The officers are bemused when they see me: so THIS is your trouble maker??? The guy standing at the counter tapping out this blog on his laptop.

It seems she's most aggrieved by the fact that I took her photo which might identify her by her ID badge. (Which it didn't.)

The police ask me to delete it from my phone. Which I do right in front of their eyes.

She then, in Thai, accuses me of lying.

I surprise her by responding to her accusation in Thai, which rather shocks her.

"So now you're calling me a liar. Fantastic! This just keeps getting better."

No wonder Vietjet scores just 3/10 on Skytrax, 5/10 on and 2.5/5 on TripAdvisor

The standoff just kind of fizzles out, I glower at her and return to writing this. The police shuffle off.

Net result: I missed my flight. That ticket and the return a few days later were deemed "invalid". (As worthless as the 500 Rupee notes I was issued in India a few days earlier.)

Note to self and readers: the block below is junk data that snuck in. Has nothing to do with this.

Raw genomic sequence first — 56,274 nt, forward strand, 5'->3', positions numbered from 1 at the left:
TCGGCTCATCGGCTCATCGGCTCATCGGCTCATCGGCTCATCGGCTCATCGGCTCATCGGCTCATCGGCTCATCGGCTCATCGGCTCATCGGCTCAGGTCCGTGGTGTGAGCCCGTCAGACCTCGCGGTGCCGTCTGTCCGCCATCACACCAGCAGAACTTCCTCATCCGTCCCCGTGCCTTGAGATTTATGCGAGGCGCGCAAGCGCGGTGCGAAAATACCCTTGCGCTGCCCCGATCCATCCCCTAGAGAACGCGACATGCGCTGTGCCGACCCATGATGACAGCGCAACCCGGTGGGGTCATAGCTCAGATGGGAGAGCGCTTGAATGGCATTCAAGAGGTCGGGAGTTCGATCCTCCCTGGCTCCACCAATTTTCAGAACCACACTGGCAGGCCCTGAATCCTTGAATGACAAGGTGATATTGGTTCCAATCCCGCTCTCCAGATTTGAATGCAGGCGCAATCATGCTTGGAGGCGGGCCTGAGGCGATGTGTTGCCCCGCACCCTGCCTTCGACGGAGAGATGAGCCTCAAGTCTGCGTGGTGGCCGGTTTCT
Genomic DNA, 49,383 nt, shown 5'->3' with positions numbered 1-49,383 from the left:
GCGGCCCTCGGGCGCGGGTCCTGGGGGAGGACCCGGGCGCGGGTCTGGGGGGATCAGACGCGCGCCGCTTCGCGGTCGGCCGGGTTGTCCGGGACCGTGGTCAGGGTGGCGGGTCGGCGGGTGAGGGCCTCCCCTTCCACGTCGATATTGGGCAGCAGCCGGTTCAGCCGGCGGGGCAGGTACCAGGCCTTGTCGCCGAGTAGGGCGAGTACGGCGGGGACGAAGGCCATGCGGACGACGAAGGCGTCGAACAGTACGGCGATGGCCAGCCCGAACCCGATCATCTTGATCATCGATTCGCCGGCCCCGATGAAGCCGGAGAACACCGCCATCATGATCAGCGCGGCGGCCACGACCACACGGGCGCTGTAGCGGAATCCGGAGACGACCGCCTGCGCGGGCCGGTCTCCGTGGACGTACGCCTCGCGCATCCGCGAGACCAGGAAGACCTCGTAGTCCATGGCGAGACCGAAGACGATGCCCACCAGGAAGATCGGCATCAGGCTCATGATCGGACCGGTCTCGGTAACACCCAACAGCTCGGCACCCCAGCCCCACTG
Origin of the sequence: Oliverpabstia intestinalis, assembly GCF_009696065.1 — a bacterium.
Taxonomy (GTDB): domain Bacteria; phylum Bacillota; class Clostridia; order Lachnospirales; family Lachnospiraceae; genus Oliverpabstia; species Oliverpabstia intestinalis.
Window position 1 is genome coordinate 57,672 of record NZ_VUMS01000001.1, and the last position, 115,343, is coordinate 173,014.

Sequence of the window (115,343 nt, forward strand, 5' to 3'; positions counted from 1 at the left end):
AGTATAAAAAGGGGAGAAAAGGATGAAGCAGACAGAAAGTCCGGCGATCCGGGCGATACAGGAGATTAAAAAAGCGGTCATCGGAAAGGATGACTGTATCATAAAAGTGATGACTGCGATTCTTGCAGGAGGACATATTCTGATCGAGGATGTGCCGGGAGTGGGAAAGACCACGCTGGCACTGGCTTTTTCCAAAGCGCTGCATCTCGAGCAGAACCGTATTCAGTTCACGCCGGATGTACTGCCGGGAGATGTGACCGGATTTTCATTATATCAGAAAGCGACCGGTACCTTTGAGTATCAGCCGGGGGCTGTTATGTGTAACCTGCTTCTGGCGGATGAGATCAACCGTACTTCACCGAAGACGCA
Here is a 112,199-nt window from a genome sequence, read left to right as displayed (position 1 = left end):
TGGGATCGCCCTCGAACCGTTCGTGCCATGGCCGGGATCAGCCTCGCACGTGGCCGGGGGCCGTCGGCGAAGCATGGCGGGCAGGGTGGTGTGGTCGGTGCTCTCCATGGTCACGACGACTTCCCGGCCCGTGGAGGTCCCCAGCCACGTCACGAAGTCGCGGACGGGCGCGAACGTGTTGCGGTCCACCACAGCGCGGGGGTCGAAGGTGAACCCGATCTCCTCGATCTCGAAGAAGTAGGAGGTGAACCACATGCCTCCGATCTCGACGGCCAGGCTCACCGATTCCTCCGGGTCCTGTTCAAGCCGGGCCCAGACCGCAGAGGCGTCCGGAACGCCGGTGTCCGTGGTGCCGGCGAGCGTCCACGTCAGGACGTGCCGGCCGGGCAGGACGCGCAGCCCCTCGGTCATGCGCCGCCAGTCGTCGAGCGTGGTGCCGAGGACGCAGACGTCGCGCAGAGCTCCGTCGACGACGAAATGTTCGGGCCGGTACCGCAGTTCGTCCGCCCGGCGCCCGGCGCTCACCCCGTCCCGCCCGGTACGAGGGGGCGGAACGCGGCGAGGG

My assistant later spoke to the reservations department in Vietjet, who was a little surprised by that decision and action by their front liners.

And an airline veteran friend I spoke with laughed at the treatment meted out to me, incredulous that I should not be boarded, especially on a domestic flight, for that reason.

Anyway, I enjoyed a fantastic flight from Bangkok to Chiang Mai on Thai Airways and returned with the super perky smiles and energy of Thai Smile.

I can also fly between Chiang Mai and Bangkok with Thai Air Asia, Thai Lion Air, Nok Air and possibly others too.

So, Boo to you, ThaiVietJet. You clearly stated you did NOT want any of my future regular business, and you sure as hell will NOT get it.

And hopefully you, dear readers, won't support such behaviour either.

I may have been three letters short in my name. But I suggest VietJet is three letters short too ... in the A.R.T. of customer service.

Chiang Mai service counter looking closed (Nomadic Notes

#vietjet #thaivietjet #worstairlineservice #shitservice #vietjetthailand #boo

Monday 1 August 2016